Iggy Azalea. Billboard Awards, 2014.jpg

First Iggy Azalea. Then Rachel Dolezal. Why are all these white girls playing black? Is it just for the currency? To advance their careers? Or does it point to some uncomfortable truths, something messy, something that is not easily categorized as a “black” or “white” issue? Do these women’s performance of race say something about America in general and the status of women in particular?

First, a disclaimer: Dolezal’s actions were dishonest and despicable. When people mistook Dolezal for an African-American woman, she had a duty to correct their misconception rather than embrace it. In fact, admitting that she is white would have been far more provocative—it would have forced those who considered her “black” to confront their ideas about race.

Instead, Dolezal took the easy—dare I say, profitable?—way out. As Errin Whack so concisely put it in Politico, Dolezal’s decision was “the epitome of white privilege.” And nothing I’m about to write is meant to excuse Dolezal’s actions or mitigate their harm. Nor do I deny that white privilege exists. It does.

Here’s where we need to distinguish between white privilege and human rights: White people don’t have to worry about getting shot or assaulted by police; they are not the victims of hate crimes. Physical safety and a sense of being secure in one’s environment are not privileges. It’s not a “privilege” to be able to walk down the street without worrying about being killed or beaten. It’s a human right. And, no doubt, there are countless examples that African-Americans’ human and civil rights are violated on a regular basis.

Still, both Azalea and Dolezal’s attempts at racial and cultural appropriation are worth examining through another lens: not the lens of race alone, not the lens of privilege or human rights—though those are also important conversations to have—but, rather, that at the intersection of race, gender, and class, as discussed in Debby D’Amico’s landmark 1970 essay, “To My White Working-Class Sisters.”

“We are the invisible women, the faceless women, the nameless women,” D’Amico writes, “…the female half of the ugly Americans… No one photographs us, no one writes about us, no one puts us on TV. No one says we are beautiful, no one says we are important. Very few like to recognize that we are here. We are the poor and working-class white women of America and we are cruelly and systematically ignored.”

D’Amico goes on to explain that she’s writing the essay for, among others, “all those people who have to be convinced of poor white existence, those same people who told us that because we are all white our lives are the same as those of the middle and upper class.”


Are things so different today? Is it more acceptable to be a poor white woman now than it was 45 years ago? Or does a poor white woman remain invisible?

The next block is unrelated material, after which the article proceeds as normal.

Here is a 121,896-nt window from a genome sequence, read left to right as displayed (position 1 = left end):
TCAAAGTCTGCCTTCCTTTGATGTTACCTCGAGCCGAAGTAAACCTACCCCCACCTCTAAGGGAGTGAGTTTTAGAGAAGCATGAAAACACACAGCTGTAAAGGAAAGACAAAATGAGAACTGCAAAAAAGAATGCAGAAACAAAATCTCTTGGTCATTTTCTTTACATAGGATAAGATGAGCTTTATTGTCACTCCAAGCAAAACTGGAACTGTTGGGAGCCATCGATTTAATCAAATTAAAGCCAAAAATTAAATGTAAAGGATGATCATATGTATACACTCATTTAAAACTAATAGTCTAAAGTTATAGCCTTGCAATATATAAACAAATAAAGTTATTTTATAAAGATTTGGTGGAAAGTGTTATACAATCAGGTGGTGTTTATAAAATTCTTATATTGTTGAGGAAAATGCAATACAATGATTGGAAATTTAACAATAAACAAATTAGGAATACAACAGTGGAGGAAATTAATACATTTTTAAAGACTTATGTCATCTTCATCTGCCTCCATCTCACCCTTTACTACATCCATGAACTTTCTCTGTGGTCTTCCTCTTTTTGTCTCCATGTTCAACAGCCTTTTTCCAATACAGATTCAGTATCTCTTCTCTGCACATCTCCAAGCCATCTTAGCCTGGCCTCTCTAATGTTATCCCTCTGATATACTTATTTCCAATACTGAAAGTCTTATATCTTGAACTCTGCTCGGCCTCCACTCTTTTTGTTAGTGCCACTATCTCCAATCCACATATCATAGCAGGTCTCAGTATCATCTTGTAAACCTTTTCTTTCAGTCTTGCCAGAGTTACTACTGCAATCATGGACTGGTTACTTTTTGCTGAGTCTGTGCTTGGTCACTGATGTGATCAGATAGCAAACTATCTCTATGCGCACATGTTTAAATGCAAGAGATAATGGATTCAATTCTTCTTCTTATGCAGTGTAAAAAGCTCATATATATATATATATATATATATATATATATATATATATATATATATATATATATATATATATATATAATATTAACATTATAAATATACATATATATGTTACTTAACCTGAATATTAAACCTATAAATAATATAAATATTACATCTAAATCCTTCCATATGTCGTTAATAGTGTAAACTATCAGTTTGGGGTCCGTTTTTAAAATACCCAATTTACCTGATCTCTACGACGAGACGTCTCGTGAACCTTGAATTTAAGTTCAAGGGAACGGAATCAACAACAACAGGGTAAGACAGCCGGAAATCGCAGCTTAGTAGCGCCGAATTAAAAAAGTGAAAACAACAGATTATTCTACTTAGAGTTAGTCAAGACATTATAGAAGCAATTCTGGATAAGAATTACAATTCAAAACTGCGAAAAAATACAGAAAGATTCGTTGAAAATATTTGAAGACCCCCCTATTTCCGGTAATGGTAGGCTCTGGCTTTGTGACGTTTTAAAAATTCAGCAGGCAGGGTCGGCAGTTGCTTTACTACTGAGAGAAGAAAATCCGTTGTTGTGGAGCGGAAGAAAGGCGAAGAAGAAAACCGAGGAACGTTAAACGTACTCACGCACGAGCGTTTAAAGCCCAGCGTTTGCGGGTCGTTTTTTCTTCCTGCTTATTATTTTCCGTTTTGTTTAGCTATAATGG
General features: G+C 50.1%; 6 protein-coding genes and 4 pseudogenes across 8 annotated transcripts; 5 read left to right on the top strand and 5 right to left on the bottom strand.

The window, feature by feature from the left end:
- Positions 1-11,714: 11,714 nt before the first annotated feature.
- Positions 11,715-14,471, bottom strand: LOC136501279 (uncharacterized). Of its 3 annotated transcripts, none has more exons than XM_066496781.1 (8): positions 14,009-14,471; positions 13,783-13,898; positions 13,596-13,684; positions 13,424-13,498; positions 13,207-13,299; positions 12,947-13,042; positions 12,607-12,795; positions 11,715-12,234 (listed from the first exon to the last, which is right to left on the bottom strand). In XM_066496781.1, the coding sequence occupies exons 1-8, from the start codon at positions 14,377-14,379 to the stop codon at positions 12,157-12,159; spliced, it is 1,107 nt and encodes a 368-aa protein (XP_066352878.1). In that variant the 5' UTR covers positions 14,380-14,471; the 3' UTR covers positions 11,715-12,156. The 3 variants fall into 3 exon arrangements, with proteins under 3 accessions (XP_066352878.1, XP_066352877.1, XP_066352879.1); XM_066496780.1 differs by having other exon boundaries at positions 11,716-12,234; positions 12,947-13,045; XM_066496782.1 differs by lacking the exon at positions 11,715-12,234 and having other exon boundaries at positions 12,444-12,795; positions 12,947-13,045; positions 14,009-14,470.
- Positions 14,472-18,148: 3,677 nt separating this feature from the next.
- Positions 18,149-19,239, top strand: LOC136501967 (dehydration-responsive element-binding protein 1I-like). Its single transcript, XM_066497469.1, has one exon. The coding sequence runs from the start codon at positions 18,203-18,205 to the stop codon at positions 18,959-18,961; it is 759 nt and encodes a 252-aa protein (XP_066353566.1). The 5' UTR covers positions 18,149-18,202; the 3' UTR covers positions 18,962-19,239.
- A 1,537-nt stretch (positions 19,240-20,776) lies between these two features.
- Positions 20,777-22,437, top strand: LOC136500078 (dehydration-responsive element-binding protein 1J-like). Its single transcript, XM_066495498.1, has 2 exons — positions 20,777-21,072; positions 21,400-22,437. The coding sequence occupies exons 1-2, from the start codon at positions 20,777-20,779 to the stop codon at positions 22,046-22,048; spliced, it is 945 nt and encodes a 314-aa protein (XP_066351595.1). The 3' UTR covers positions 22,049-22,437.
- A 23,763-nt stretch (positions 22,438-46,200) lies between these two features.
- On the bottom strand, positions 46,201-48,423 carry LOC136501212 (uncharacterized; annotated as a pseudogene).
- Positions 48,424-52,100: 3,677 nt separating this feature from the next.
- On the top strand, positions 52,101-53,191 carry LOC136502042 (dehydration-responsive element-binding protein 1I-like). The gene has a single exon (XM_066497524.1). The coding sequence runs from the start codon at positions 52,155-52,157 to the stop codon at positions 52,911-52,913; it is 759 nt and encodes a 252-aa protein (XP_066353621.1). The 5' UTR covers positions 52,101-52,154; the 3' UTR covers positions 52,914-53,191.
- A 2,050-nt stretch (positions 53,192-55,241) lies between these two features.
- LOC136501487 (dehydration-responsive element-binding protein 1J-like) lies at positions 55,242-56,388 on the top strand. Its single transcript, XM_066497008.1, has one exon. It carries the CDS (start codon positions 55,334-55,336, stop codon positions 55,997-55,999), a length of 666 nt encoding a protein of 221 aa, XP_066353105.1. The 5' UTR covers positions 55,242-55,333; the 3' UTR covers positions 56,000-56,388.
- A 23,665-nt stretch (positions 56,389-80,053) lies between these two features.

And, if poor white women remain invisible, might “passing” for black be understood by these women as a way to gain visibility?

I don’t pretend to know anything about Dolezal’s socioeconomic background. But, for the sake of the intellectual exercise, let’s pretend that she is a poor white woman. Azalea claims to be. In “Work,” Azalea sings (raps?):

“Two feet in the red dirt, school skirt
Sugar cane, back lanes
Three jobs, took years to save
But I got a ticket on that plane
People got a lot to say
But don’t know shit about where I was made
Or how many floors that I had to scrub
Just to make it past where I am from

No money, no family
Sixteen in the middle of Miami…”

If inclusion in mainstream white society is still as D’Amico defined it all those years ago—as a middle or upper class, consumerist lifestyle—then what race do Azalea and an (imagined poor version of) Dolezal belong to? If they are neither black nor brown nor fully white, what are they? When a poor white woman is told that her experiences should have been something other than the life she has lived, who will she identify with?

How will she carve out a space for herself?

D’Amico argues that while African-Americans have a collective identity they can seek refuge in, poor whites have none:

“I have a thirteen-year-old friend who is well on the way to life either in prison or on heroin. We, as a people, have nothing that says to him, ‘You shouldn’t ruin your life. You’re a good, worthwhile person.’ If or when he does go to jail, there will be no Black Muslims to tell him he is a worthwhile person just because of what he is. No one will be there to give him the respect and support of an alternate culture that respects what he is. That is what the judgment of middle-class America has done to us.”

At the end of the day, he’s just “poor white trash.” He’s deemed worthless. Middle and upper class whites avoid confronting such stories because they erode the myth of the American dream, the idea that anyone can be a success here.

Maybe that’s what Dozelal and Azalea’s actions were about—claiming a space in a society that doesn’t allow for poor whites, in general, and is even less tolerant of poor white women.

By no means does that make it okay to check the “African-American” box. But what box should a poor white, let alone a poor white woman, check? When you hold the pen in your hand and you look down at the category “white” and the images of the “white life” you are supposedly having—or, according to mainstream America, you’re “supposed” to be having—flash before you and you realize that you can’t find yourself in any of those pictures, that you don’t belong in any of those frames, what do you do?

Photograph courtesy of Disney. Published under a Creative Commons license.